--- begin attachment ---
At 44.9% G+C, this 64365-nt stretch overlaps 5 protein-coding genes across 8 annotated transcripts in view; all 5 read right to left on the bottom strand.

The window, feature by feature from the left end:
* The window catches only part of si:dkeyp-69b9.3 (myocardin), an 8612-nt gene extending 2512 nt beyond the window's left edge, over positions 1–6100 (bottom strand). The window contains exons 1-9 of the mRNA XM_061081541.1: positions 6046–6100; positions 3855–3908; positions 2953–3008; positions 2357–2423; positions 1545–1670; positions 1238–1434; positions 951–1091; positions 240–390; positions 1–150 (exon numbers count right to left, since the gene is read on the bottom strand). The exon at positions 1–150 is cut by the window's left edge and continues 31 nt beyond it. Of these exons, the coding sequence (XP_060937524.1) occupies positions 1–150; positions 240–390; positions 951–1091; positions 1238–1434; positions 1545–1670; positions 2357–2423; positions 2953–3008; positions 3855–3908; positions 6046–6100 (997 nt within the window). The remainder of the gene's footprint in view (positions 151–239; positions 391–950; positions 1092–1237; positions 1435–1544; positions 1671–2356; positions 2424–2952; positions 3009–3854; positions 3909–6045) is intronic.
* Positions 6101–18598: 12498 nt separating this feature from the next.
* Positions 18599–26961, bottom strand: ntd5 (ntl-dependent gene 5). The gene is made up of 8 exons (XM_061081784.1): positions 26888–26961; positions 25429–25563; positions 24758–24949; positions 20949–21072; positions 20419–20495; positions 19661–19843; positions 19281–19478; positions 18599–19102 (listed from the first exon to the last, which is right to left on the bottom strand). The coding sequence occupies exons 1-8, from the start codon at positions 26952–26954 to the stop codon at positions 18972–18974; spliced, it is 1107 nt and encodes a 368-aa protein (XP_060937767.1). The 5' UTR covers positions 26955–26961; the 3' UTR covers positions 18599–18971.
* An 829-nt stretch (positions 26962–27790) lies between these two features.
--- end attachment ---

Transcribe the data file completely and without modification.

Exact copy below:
At 44.9% G+C, this 64365-nt stretch overlaps 5 protein-coding genes across 8 annotated transcripts in view; all 5 read right to left on the bottom strand.

The window, feature by feature from the left end:
* The window catches only part of si:dkeyp-69b9.3 (myocardin), an 8612-nt gene extending 2512 nt beyond the window's left edge, over positions 1–6100 (bottom strand). The window contains exons 1-9 of the mRNA XM_061081541.1: positions 6046–6100; positions 3855–3908; positions 2953–3008; positions 2357–2423; positions 1545–1670; positions 1238–1434; positions 951–1091; positions 240–390; positions 1–150 (exon numbers count right to left, since the gene is read on the bottom strand). The exon at positions 1–150 is cut by the window's left edge and continues 31 nt beyond it. Of these exons, the coding sequence (XP_060937524.1) occupies positions 1–150; positions 240–390; positions 951–1091; positions 1238–1434; positions 1545–1670; positions 2357–2423; positions 2953–3008; positions 3855–3908; positions 6046–6100 (997 nt within the window). The remainder of the gene's footprint in view (positions 151–239; positions 391–950; positions 1092–1237; positions 1435–1544; positions 1671–2356; positions 2424–2952; positions 3009–3854; positions 3909–6045) is intronic.
* Positions 6101–18598: 12498 nt separating this feature from the next.
* Positions 18599–26961, bottom strand: ntd5 (ntl-dependent gene 5). The gene is made up of 8 exons (XM_061081784.1): positions 26888–26961; positions 25429–25563; positions 24758–24949; positions 20949–21072; positions 20419–20495; positions 19661–19843; positions 19281–19478; positions 18599–19102 (listed from the first exon to the last, which is right to left on the bottom strand). The coding sequence occupies exons 1-8, from the start codon at positions 26952–26954 to the stop codon at positions 18972–18974; spliced, it is 1107 nt and encodes a 368-aa protein (XP_060937767.1). The 5' UTR covers positions 26955–26961; the 3' UTR covers positions 18599–18971.
* An 829-nt stretch (positions 26962–27790) lies between these two features.